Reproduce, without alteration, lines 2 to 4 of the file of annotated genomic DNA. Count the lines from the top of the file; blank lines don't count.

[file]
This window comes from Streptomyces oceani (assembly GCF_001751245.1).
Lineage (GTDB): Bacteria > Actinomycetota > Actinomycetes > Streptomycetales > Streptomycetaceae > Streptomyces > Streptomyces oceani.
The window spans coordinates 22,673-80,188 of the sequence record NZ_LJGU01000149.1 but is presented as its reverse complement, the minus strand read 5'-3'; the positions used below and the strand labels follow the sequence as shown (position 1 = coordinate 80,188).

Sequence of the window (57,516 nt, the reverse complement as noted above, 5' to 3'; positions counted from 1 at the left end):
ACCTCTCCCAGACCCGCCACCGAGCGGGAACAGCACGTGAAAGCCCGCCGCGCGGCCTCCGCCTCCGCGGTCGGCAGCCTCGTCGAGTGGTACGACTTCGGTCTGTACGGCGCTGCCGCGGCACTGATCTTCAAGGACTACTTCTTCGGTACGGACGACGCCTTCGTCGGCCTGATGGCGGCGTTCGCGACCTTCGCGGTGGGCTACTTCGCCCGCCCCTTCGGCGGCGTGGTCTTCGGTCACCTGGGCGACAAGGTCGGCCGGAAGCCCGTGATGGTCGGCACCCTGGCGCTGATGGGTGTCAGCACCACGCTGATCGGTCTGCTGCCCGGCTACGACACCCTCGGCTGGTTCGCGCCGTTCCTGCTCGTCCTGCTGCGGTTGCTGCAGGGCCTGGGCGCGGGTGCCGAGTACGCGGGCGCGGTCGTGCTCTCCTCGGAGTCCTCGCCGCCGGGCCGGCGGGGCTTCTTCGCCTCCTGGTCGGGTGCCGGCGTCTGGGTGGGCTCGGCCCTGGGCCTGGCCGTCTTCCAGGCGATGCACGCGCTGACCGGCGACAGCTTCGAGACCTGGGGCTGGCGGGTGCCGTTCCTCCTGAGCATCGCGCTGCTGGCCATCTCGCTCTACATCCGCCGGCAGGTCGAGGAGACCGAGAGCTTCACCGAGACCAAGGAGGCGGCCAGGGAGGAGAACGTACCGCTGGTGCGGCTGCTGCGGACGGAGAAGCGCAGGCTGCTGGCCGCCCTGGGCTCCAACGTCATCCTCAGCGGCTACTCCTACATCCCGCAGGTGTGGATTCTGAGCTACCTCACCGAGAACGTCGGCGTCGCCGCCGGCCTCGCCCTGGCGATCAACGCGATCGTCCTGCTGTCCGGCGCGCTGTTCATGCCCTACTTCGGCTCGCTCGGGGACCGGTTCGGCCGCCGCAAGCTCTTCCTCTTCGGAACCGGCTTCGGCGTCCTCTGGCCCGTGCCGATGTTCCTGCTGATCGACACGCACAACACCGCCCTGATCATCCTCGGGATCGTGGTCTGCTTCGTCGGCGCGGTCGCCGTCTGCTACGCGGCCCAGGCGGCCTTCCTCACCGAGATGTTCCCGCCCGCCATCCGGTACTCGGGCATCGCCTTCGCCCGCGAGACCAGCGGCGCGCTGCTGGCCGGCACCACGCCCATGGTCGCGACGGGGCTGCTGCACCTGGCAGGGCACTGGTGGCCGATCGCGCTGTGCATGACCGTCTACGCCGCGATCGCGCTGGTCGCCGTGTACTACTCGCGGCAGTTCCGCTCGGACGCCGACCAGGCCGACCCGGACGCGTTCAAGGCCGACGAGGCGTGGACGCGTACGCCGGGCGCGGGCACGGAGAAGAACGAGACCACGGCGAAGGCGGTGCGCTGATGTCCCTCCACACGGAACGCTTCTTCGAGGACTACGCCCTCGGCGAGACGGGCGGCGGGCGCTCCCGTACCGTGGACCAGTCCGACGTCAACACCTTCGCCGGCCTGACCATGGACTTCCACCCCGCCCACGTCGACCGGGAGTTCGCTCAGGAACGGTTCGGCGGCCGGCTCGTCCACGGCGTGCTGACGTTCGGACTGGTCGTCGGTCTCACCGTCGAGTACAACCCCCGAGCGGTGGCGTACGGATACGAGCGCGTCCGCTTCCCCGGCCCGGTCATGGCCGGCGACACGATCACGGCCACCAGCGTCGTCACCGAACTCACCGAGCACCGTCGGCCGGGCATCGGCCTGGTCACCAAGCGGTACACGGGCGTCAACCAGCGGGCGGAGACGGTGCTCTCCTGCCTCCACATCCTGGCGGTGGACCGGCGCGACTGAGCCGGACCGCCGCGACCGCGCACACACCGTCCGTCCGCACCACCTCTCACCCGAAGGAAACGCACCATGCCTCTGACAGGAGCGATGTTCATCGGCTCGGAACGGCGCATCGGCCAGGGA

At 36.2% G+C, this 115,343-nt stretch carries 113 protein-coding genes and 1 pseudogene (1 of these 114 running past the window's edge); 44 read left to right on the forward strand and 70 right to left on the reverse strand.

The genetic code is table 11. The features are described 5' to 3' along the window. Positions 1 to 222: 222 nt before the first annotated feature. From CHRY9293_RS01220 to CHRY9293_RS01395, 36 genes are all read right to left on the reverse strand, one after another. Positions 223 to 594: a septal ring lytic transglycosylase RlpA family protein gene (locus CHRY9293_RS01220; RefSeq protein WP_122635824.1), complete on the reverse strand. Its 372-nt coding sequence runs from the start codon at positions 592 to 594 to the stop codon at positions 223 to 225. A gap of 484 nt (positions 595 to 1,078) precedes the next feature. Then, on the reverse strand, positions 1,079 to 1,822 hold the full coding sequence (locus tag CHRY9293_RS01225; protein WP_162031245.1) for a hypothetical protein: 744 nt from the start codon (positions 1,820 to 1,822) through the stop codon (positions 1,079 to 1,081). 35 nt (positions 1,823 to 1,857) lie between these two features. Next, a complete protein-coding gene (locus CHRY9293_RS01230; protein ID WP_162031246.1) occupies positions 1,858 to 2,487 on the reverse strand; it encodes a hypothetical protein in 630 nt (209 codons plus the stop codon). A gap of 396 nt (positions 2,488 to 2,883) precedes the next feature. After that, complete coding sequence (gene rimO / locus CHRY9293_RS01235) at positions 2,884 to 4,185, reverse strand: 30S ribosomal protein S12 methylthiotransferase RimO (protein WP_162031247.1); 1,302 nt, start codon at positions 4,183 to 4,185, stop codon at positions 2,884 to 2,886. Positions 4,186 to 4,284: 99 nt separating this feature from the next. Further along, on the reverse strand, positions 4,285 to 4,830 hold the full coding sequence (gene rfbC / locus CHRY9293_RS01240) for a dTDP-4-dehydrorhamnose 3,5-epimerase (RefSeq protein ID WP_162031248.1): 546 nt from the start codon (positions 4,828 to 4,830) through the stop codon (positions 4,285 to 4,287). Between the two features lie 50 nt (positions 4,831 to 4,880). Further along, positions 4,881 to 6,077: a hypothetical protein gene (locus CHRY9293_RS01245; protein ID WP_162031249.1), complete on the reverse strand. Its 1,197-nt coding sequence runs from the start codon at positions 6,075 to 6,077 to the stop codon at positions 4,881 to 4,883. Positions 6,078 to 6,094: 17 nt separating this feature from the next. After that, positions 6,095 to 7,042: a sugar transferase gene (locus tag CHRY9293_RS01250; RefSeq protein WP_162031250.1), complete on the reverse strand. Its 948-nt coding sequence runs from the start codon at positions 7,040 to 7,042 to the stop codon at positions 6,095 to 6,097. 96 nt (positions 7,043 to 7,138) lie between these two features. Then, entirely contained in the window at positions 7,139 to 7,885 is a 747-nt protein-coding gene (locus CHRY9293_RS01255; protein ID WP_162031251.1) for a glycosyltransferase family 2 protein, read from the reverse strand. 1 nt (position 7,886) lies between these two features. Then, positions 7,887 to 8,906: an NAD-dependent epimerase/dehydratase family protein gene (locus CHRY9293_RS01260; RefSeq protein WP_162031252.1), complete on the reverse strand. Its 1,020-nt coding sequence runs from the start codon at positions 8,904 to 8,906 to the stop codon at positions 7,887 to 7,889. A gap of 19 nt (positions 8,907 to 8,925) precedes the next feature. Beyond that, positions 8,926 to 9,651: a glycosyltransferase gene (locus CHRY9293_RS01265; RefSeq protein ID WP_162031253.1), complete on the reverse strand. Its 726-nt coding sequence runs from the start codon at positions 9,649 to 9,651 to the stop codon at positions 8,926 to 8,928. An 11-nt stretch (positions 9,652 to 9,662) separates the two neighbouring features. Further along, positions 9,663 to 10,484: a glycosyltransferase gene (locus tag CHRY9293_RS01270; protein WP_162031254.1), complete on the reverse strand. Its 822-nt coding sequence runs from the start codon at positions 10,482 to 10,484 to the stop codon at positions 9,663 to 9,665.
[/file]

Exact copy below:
Lineage (GTDB): Bacteria > Actinomycetota > Actinomycetes > Streptomycetales > Streptomycetaceae > Streptomyces > Streptomyces oceani.
The window spans coordinates 22,673-80,188 of the sequence record NZ_LJGU01000149.1 but is presented as its reverse complement, the minus strand read 5'-3'; the positions used below and the strand labels follow the sequence as shown (position 1 = coordinate 80,188).

Sequence of the window (57,516 nt, the reverse complement as noted above, 5' to 3'; positions counted from 1 at the left end):